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Ten Commandments to remain in Wyoming County, prosecutor says

CHARLESTON, W.Va. -- Wyoming County's prosecuting attorney said Tuesday that a monument to the Ten Commandments would remain on the courthouse lawn despite concerns that it promotes one religion over another.

A group of church leaders raised money and built the monument in front of the courthouse last week, County Commission President Jason Mullins said last week. Mullins said the church leaders did not ask permission from the county commission before building the monument on public land.

The American Civil Liberties Union said it would seek to remove the monument because it discriminates against non-believers and religious minorities.

Wyoming County Prosecuting Attorney Michael Cochrane said he researched the topic and advised the County Commission to leave it alone for now.

Cochrane said the issue is whether the monument promotes Christianity over other religions, and he doesn't think it does.

The group who raised money and erected the monument wanted to spread a message of good morality and not Christianity, he said.

"I researched different religions as far as whether the Ten Commandments is discriminatory or not," Cochrane said. "Basically a type of Ten Commandments is cut across a lot of religions."

The Ten Commandments have origins in Judaism and parallel scriptures appear in Islamic texts, he said.

The monument in Wyoming County lists the biblical Ten Commandments and associated scriptures from the King James Bible. The monument also reads that the Ten Commandments are: "the laws of GOD for all men. They are anointed by GOD JEHOVA as a promise of everlasting life<t40>...<t$>"

Cochrane asked his Facebook friends for feedback and about 280 people of 300 responded in favor of the monument. Those who opposed feared it violates separation of church and state, he said.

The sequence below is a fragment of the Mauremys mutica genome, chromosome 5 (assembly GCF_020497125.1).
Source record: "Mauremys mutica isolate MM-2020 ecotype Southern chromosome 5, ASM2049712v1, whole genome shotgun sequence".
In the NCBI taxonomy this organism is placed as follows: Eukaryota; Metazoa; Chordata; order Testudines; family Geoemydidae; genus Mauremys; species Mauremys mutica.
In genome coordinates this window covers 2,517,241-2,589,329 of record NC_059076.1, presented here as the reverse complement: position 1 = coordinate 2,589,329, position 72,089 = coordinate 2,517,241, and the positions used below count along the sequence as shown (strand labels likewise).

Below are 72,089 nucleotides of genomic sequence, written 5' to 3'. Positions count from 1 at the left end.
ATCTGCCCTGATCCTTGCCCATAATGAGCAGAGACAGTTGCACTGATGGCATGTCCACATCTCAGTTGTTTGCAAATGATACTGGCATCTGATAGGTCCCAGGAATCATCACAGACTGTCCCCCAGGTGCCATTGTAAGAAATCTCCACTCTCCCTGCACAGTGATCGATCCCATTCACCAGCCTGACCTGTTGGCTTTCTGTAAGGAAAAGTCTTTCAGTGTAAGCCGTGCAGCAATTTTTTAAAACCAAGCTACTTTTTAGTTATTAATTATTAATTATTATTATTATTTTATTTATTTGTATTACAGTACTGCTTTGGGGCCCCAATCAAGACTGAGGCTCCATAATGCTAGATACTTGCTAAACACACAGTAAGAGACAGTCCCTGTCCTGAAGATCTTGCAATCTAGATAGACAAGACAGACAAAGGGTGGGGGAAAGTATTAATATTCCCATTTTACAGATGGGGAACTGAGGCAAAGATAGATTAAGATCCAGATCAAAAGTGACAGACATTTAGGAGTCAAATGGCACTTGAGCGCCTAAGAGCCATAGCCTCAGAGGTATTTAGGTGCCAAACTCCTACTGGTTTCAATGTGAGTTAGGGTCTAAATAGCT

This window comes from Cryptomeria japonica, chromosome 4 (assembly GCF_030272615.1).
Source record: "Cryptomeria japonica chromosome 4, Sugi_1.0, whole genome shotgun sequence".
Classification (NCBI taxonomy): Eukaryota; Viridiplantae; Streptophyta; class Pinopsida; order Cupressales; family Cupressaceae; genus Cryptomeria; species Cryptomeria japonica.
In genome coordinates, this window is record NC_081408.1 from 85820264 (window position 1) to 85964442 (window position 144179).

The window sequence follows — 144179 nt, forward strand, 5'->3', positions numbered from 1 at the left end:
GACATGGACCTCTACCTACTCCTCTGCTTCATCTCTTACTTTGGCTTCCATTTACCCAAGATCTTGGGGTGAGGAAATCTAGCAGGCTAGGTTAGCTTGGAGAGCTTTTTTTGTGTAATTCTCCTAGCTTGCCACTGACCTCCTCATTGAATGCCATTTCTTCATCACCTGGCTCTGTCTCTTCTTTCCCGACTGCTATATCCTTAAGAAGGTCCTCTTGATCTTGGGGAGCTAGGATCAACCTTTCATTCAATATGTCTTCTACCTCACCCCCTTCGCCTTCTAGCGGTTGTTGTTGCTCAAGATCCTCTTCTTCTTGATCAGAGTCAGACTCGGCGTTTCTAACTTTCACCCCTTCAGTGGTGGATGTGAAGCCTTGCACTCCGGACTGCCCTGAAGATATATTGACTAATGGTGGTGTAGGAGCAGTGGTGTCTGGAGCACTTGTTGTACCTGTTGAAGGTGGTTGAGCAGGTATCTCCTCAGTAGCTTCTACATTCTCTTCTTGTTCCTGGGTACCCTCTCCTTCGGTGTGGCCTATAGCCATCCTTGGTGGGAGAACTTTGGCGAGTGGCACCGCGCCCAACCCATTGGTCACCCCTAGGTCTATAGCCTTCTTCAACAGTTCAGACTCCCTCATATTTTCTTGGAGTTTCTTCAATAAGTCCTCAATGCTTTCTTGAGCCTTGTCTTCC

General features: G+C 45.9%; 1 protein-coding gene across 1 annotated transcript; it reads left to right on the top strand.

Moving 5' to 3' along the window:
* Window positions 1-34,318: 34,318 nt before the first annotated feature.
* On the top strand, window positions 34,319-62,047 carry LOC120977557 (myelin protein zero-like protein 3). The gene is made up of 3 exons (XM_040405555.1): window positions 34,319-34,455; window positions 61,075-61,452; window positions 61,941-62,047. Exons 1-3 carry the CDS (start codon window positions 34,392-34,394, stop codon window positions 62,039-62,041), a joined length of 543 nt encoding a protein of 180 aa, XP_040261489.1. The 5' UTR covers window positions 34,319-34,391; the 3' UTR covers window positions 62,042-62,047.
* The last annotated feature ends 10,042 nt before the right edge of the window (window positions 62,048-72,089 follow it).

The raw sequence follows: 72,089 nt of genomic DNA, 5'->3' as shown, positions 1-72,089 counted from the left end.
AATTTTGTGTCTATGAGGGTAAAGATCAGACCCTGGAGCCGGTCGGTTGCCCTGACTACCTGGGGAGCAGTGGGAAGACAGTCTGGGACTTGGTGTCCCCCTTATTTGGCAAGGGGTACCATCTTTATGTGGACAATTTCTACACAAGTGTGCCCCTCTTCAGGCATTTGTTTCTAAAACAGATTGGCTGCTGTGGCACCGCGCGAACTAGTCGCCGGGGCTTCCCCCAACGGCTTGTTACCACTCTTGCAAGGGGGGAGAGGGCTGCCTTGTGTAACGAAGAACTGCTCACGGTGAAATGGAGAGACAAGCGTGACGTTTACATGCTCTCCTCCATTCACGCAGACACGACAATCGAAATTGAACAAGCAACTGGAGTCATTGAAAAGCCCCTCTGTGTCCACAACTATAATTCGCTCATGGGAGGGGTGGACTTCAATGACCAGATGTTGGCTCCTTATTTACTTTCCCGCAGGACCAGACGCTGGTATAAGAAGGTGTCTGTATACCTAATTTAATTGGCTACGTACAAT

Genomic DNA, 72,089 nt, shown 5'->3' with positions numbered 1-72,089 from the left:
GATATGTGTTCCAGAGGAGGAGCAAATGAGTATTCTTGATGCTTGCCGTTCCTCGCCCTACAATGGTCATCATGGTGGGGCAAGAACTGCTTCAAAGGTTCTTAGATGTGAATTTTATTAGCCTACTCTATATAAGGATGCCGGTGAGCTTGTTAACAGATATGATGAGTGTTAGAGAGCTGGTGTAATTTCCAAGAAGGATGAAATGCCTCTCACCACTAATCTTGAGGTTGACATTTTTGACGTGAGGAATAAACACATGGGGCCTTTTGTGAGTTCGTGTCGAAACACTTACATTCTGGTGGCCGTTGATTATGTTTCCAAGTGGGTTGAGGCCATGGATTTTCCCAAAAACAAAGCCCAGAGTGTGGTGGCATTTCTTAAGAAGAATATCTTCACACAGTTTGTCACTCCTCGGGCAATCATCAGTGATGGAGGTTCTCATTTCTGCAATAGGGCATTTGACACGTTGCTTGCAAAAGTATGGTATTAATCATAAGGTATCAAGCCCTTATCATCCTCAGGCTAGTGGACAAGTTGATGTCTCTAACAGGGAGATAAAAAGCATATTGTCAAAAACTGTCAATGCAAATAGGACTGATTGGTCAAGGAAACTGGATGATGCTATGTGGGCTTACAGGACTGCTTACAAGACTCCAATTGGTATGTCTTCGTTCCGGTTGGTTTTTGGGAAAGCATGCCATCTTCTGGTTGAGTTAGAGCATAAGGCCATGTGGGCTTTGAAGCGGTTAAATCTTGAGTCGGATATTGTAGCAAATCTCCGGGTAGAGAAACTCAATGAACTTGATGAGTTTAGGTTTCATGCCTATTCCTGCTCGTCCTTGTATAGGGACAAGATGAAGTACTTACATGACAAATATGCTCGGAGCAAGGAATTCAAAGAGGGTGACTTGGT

"The true sense of what is the separation of church and state is the idea of the government putting one religion over another," he said. "This case is a little bit different than what most people think of separation of church and state."

The monument promotes laws that are based on some of the commandments and not any religion, he said. Also many people recognize the Ten Commandments as a universal code of conduct.

He said he's in favor of building more monuments to other beliefs. An atheist group recently won the right to erect a monument to atheism in front of a Florida courthouse.

"If that's what it took for peace and tranquility, then I am for it," he said.

The U.S. Supreme Court ruled in 2005 that a 40-year-old monument of the Ten Commandments on a Texas courthouse lawn did not violate the establishment clause of the First Amendment because the monument itself has historical value. The court has ruled less favorably on newer monuments because they are viewed as clear endorsements of religion.

According to the Pew Research Center, about 19 percent of the West Virginia population identifies as unaffiliated with a major religion. While a majority polled identified as Protestant Christian, about 2 percent identified as Hindu, Buddhist or Muslim.

Reach Travis Crum at travis.crum@wvgazette.com or 304-348-5163.


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